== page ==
By doing this, Myntra is able to pinpoint weaknesses that need to be augmented, and areas where it needs to scale up - though Narayanan says that it's not about finding a brute force solution either. "Because afterwards, we would have to scale back," he says, adding that at the infrastructure level, Myntra will sometimes 'borrow' compute power from sister concern Flipkart.
"We learn from each other, so they've picked up some of our innovations, we've learned from them how to effectively apply the brakes," he adds.
This is done by a process that the company calls throttling. "Whenever there is too much load, we can basically create a queue," Narayanan explains. "Because the way the funnel is designed, you know that the largest number of people will be browsing, so the system is in place to handle that, then they will go to cart, and then to checkout. We can throttle at any point in the funnel, so if browsing is working fine, you will still be able to look at more items, but won't be able to purchase them for a few seconds."
To help reduce the dependence on throttling, Myntra has also introduced a new concept to its sale flow, called Price Reveal, which Flipkart might follow suit on. Essentially, it reveals the discounted prices of products a full day before the sales begin. This allows people to browse the catalogue, and identify the products they want, so that they can save them to wishlists, or bookmark the pages.
"Basically, it reduces the chaos on the moment of the sale, when we're getting slammed with users," Narayanan explains. "People can look around and there's no option to buy on that page, so there's no stress to it, just take it easy, plan out your shopping."
This way, when the time for the sale comes, at least one chunk of users will skip straight to the checkout line, reducing the spike on other areas. But this brings its own challenge.
"Typically, the funnel is widest right at the top, where people are browsing, right?" says Narayanan. "But with the price reveal, we're putting the pressure straight on the cart. So now we have to deal with this extra pressure."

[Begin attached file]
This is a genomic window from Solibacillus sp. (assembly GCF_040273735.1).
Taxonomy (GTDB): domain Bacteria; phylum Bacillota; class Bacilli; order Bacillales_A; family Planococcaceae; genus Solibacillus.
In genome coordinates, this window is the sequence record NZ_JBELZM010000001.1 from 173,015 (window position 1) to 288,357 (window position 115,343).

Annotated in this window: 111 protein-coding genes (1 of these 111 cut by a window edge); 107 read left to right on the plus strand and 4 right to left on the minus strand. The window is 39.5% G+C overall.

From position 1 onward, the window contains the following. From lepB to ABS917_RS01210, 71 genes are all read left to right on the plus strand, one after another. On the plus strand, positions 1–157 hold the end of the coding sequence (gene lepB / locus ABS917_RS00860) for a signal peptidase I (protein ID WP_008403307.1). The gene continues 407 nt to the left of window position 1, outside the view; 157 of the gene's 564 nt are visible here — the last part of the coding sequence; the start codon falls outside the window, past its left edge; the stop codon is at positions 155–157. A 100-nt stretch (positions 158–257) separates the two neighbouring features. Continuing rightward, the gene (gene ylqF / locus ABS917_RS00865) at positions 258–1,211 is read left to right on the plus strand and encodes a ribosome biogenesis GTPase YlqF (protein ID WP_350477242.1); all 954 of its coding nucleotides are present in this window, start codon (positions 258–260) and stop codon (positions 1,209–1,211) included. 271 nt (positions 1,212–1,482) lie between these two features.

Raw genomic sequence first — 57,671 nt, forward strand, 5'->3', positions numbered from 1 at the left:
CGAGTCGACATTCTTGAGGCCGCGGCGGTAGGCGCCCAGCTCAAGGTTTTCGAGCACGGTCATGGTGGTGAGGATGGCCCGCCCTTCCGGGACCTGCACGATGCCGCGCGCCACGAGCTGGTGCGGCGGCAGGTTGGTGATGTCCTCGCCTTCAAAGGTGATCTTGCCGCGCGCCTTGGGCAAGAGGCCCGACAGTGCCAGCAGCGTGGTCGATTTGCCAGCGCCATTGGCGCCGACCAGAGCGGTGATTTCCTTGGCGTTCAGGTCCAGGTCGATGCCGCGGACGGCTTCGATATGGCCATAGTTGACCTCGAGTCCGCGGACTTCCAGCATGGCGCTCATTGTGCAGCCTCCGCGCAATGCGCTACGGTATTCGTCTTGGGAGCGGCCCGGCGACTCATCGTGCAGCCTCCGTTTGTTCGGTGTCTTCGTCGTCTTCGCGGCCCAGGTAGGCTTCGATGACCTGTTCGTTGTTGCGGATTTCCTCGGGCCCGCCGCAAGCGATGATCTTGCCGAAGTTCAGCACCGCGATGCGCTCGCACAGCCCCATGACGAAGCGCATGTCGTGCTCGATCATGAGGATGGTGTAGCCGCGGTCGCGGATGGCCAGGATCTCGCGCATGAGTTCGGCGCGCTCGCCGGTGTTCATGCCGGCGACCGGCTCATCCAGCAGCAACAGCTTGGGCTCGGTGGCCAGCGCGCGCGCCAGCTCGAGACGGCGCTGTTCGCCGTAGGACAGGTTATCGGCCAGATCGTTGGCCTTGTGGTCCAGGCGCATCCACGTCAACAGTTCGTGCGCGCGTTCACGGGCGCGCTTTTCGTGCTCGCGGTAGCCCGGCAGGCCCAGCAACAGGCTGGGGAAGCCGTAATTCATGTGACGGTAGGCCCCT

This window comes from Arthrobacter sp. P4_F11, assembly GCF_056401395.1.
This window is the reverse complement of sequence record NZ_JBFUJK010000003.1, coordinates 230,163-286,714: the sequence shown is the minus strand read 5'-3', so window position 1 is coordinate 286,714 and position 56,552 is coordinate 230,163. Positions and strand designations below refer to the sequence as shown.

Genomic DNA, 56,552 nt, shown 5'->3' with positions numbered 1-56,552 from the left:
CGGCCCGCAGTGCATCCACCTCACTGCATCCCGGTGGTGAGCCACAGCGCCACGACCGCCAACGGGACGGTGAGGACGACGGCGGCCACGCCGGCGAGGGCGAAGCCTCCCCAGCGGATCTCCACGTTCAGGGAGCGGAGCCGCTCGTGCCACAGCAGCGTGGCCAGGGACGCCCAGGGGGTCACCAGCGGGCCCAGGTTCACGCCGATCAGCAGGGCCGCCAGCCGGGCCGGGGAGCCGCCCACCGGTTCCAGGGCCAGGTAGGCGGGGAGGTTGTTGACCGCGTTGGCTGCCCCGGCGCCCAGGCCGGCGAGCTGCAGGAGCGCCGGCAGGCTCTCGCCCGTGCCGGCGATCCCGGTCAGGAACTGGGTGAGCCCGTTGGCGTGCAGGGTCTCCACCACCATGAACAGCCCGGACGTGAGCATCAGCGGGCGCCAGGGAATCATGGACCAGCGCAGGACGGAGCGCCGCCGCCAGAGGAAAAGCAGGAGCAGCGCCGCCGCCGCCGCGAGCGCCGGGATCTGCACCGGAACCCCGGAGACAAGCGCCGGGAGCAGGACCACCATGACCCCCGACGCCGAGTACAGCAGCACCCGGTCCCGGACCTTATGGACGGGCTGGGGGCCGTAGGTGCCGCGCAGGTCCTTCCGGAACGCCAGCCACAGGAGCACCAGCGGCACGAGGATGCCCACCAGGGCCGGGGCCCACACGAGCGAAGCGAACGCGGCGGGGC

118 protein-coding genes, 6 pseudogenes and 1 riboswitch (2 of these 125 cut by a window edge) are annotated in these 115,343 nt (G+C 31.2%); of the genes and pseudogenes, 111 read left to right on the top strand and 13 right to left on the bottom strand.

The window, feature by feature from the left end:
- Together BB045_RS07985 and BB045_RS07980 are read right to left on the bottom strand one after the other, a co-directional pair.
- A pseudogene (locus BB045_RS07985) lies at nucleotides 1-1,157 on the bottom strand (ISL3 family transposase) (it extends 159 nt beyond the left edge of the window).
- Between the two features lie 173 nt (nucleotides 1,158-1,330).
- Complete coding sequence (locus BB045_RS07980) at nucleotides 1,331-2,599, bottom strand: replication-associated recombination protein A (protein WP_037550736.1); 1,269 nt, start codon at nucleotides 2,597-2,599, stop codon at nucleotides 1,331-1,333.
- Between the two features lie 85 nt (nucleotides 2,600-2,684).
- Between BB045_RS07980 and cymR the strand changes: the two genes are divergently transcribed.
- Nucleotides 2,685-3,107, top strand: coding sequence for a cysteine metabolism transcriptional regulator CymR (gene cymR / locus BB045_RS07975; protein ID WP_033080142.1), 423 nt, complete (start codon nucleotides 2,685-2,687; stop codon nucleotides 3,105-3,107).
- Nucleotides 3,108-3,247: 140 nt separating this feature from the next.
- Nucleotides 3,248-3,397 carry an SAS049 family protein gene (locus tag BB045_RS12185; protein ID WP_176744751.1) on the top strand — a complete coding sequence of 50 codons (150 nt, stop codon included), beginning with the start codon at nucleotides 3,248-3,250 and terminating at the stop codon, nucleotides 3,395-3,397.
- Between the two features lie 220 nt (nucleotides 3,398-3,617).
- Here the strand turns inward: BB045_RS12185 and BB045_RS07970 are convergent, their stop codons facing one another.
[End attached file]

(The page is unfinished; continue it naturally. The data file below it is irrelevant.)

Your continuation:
Myntra has come up with an inserting solution that it will be trying for the first time during the upcoming sale - games. The idea is simple - offer people a chance to get ahead of the queue and shop before the sale officially starts, if they're willing to play a few games, such as a memory matching game.
"There are four games in all, which will go up soon, for the first time," says Narayanan. "The idea is that it helps people to engage with the brand, and by allowing some of the people to shop early, we can reduce the spikes, and spread them out more. Sustained traffic is not the problem, just those sudden spikes."
Of course, like Snapdeal, Myntra sees year round benefit from the innovations it brings in place. AI is one of the areas where this helps. "One of the first applications of artificial intelligence was in payments," explains Narayanan. "It takes into account the time, card you are using, and the amount you're transacting, and more data, to predict which payment gateway will have the highest success rate. This is a decision that requires such a large volume of data that you can't do it with manual intervention, it can only be done through AI."
And it's paid off at other points already. During Cyclone Vardah, many digital payments, which were routed through Chennai, couldn't be completed. Myntra didn't even notice at first, Narayanan claims. "People were calling us up to ask how we've been affected and our data didn't have a blip," he says, "because the system realised that there is some problem here, so let's not use this right now. That's not something you could have planned for."